How to transform HR by focusing on candidate experience
Charles Hipps tells us how the police are embracing better recruitment techniques.
Candidate experience needs to be 'the number one priority for recruiters looking to transform their recruitment approaches and hire the best candidates' is an anecdote known to many recruiters – but is it the secret to landing the envisaged 'perfect fit' employee?
I recently found myself asking this to Morag Gardner, Director of Operational HR and Payroll at Shared Services Connected Ltd delivering services to the Metropolitan Police.
She was adamant that it really does make all the difference. “Getting to the end of application forms to join the police force can feel really tough to candidates because they are long and ask for a lot of information.
"We could see that more needed to be done to keep candidates enthused and so made candidate experience a core focus of our work helping to modernise and transform the Met’s recruitment processes,” she explained.
More education is needed, starting with identifying best practice for a great candidate experience.
Gardner explained how the Met Police have focused on simplifying the approaches used in online application forms to be simplified and standardised into one user friendly candidate interface.
“From the linguistics that we use to ask questions to the layout of the pages we ask candidates to fill in. Our approach to online is all about moving away from the old application packs and having a clean, simple, modern and transparent system that offers candidates great engagement throughout their application journey and provides hiring managers with the key information they need.
"This attention to candidate experience should be a recruiter’s number one priority,” Gardner remarked.
The transformation of Met Police recruiting seems to have paid dividends with 100% of candidates rating their experience as good to excellent and a number of people sharing the application pages using social media to encourage others to apply. This echoes success with other forces such as the award-winning Warwickshire & West Mercia Police Authorities.
Hiring managers also realise the benefits, reporting a reduced time taken to create vacancies, lower costs for time investment in recruiting and more interest in dedicated events to help build talent pools and ensure great candidate experiences.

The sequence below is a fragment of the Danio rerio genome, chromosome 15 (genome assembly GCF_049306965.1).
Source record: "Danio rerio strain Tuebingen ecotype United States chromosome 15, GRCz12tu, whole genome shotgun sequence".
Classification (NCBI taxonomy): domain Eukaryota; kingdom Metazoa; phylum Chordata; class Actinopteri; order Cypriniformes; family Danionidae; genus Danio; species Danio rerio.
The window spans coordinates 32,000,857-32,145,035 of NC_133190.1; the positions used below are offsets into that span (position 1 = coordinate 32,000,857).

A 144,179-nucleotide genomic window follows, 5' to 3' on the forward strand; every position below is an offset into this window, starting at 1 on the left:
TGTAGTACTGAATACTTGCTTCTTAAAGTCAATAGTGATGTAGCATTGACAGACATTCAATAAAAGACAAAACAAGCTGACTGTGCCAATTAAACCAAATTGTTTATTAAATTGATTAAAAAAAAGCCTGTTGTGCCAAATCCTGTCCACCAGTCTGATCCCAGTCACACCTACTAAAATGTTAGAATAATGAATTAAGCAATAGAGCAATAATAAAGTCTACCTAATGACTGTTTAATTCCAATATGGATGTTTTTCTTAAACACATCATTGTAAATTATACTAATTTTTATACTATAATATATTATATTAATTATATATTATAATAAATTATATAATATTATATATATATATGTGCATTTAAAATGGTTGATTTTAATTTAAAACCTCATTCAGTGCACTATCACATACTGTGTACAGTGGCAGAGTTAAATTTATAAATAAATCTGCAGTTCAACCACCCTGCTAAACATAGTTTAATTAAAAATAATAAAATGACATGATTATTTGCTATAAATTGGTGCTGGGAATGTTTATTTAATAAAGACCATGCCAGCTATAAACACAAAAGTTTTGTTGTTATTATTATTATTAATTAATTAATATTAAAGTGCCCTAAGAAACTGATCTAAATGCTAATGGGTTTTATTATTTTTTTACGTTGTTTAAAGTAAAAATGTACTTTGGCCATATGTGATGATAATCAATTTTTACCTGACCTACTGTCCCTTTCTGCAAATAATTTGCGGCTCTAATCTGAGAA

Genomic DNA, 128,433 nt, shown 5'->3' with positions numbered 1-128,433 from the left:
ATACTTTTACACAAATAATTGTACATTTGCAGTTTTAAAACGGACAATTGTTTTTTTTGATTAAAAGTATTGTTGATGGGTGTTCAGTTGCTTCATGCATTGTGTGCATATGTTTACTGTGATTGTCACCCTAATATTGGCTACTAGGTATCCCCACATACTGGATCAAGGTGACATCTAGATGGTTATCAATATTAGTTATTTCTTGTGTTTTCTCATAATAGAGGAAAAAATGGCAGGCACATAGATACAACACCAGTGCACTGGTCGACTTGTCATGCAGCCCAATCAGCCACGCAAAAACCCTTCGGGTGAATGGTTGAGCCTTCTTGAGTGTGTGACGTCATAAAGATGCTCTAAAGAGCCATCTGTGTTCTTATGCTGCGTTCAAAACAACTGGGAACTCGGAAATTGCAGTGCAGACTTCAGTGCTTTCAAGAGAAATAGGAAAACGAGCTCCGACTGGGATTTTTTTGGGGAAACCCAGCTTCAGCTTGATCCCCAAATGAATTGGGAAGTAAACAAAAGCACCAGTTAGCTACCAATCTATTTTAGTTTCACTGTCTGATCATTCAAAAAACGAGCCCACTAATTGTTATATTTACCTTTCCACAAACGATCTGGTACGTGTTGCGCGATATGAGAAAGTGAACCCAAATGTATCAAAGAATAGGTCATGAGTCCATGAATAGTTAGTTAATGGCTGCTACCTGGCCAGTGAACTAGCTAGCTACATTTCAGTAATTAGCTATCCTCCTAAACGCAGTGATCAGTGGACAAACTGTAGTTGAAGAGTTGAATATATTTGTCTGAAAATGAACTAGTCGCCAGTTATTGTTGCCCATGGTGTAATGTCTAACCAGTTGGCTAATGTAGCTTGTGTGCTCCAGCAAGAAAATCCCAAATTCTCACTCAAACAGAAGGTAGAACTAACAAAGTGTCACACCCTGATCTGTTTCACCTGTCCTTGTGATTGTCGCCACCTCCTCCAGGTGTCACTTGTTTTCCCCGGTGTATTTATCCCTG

The key to delivering better candidate experience lies in the ability to configure huge datasets that police forces gather from old manual approaches. This data is loaded into a shared searchable candidate pool rather than carry the risk of input errors corrupting decisions and providing skewed outcomes.
Candidate experience should then be measured at every step along the way and has always shown marked improvements.
Once the application is completed, more needs to be done to ensure that the high percentage rates are not turned into negatives. Assessments needed to be better explained and candidates needed to be fully engaged in what they were attempting to join, in order to complete the process and not renege for better offers in the private sector or feel rebuffed based on centrally created standards.
Talent pooling and banks would only work to hire ‘silver medallists’ or those with an interest if they felt previous unsuccessful applications were suitably explained to them and advocacy was not lost in the process.
There is a line to getting this right. More education is needed, starting with identifying best practice for a great candidate experience. One challenge emerging in retail for instance, was that when candidates were arriving at flagship stores for interviews they were finding it hard to navigate their way to the interview room often making them late.
Candidates coming in need to be immersed with the employer and first impressions count so it needs to be simple for candidates to find a place to report to for an interview, and managers should follow standard interview etiquette to make them feel comfortable.
To speed up the hiring process various approaches seem to work well for different sectors – Situational Judgement Tests can help to sift candidates more quickly before candidates come in for interviews, whilst for others on-the-floor assessments are better, allowing employees to experience the role first-hand and know which areas they thrive in and enjoy.
Employers can then hire the right people for the right roles more effectively, ensuring staff morale remains positive.
To become more effective, developing recruiter toolkits is recommended. Recruitment marketing and the need for stronger employer value propositions are also useful, alongside investing in ‘train the trainer’ programmes and ensuring you ask for feedback from candidates at every stage so the process becomes better with age!
Improvements in technology are providing more options than ever before to be able to prevent crime and respond quickly and effectively to incidents when they happen. It is right that forces act to ensure they can predict and adapt to change and adopt technology that supports them in protecting people from harm.
About the author
Charles Hipps is founder, CEO, and chairman of WCN Plc and has worked with large and small organisations across a wide variety of industry sectors on e-recruitment. He may be contacted via e-mail at firstname.lastname@example.org.
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